Analyst: Faith-Based Crowd ‘Burned’ By ‘Noah’ Tanked ‘Exodus’

Did Darren Aronofsky’s anti-God “Noah” scare faith-based moviegoers away from giving Ridley Scott’s $185 million “Exodus: Gods and Kings” a chance at box office success? According to Deadline, one box office expert thinks so, “I think Noah poisoned the well, and the Faith-based crowd, once they’re burned, they’re twice shy.”

While it might still might eke into profit overseas, here in North America Scott’s biblical retelling of Moses the Lawgiver is shaping up to be a financial catastrophe. Boasting a $185 million budget, after two weeks it has grossed only $39 million after collapsing a disastrous –67% in its second weekend.

It certainly didn’t help matters that in the run up to the release of “Exodus,” Scott bragged about his own atheism and the actor portraying Moses, the ironically-named Christian Bale, told The Hollywood Reporter that Moses was, “[L]ikely schizophrenic and was one of the most barbaric individuals that I ever read about in my life.”

Until we got an actual look at the anti-God “Noah,” its $44 million opening weekend last March proved that plenty of Faithful Americans were hungry for a biblical epic and still trusted Hollywood to deliver one in a respectful way. But once the word got out that Aronofsky turned Noah and God Himself into an anti-human, tree-hugging environmental terrorist, the box office collapsed -61% the following weekend.

The word-of-mouth damage to “Noah” was so severe that even though it opened to $44 million, boasted a Big Star, and enjoyed enormous publicity, it barely limped over $100 million domestically. Worldwide, “Noah” hit $362 million, and with a total budget of $175 million that means it might have barely broke even.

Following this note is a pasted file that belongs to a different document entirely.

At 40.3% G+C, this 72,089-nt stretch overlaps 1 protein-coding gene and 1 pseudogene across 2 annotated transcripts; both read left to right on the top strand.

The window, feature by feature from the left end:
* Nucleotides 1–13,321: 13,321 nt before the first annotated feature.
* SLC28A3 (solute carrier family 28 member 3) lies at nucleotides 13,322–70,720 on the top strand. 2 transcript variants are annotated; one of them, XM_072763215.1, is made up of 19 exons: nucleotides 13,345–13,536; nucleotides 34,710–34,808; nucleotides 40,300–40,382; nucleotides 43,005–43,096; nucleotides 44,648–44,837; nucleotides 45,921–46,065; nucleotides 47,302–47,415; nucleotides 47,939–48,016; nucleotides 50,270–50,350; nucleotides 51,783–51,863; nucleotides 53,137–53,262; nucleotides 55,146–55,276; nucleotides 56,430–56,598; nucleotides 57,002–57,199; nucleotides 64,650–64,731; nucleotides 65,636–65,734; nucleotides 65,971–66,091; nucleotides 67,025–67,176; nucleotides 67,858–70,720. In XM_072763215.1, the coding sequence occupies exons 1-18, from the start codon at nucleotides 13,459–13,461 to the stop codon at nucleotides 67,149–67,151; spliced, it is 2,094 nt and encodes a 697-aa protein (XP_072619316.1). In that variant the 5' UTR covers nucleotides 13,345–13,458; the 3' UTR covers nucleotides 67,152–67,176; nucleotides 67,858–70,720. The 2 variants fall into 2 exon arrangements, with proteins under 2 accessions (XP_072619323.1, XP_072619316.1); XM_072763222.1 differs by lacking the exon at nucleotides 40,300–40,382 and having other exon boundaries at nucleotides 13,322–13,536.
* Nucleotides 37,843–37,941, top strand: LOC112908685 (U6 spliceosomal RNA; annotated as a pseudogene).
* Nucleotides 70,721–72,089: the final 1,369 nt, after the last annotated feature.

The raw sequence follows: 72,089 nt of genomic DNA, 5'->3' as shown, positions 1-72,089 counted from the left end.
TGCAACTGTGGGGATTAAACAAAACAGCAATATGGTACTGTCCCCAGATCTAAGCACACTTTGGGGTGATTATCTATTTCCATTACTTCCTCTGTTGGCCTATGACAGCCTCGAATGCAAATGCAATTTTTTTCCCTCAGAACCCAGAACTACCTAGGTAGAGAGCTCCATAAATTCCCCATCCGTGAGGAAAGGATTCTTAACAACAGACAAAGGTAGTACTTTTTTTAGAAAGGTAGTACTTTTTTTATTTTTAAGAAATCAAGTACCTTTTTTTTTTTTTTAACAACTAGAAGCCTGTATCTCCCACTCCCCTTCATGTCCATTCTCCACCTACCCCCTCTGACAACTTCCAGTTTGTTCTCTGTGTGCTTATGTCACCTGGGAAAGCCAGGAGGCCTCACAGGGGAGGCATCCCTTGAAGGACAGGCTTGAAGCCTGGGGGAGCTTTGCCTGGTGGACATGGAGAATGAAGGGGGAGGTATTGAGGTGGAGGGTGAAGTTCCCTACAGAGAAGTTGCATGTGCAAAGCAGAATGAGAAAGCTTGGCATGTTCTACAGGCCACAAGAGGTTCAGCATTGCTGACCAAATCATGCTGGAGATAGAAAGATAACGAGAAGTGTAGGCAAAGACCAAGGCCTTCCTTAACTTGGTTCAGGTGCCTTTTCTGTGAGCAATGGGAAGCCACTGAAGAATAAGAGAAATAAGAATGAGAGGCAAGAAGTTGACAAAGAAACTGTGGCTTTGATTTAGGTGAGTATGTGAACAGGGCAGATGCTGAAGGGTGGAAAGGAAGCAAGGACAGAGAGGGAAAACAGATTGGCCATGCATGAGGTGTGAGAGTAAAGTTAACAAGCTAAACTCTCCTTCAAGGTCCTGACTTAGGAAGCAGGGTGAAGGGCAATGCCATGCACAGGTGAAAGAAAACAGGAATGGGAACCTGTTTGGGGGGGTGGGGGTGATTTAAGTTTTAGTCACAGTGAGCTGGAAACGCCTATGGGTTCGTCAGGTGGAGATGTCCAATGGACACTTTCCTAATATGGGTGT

Once burnt, twice shy, indeed. CGI spectacle, a much-beloved story, a big-name director, a ton of publicity, and the star of “The Dark Knight” couldn’t open “Exodus” to even $25 million. The trust among the Faithful was gone even before “Exodus” opened, and there’s no question disappointment with “Noah” was a primary contributor.

Now “Exodus” is in real trouble for reasons of its own: Scott’s heart just isn’t in it. One of the most inspiring and moving stories ever told is both boring and disrespectful to God (until the end, He’s portrayed as a psychotic child).

Had “Exodus” delivered what the faithful were looking for, despite “Noah,” the blockbuster might have grown some legs and blockbusted. Instead it just busted.

Just like that, arrogant, anti-Christian, provincial Hollywood lost the trust of the tens of millions of Americans who made “The Passion” a cultural and financial phenomenon, and were hungry for more.

And with the Faithfull’s trust went hundreds of millions of dollars.

Nothing personal, Hollywood. We’re just hating you back.

 

Follow John Nolte on Twitter @NolteNC


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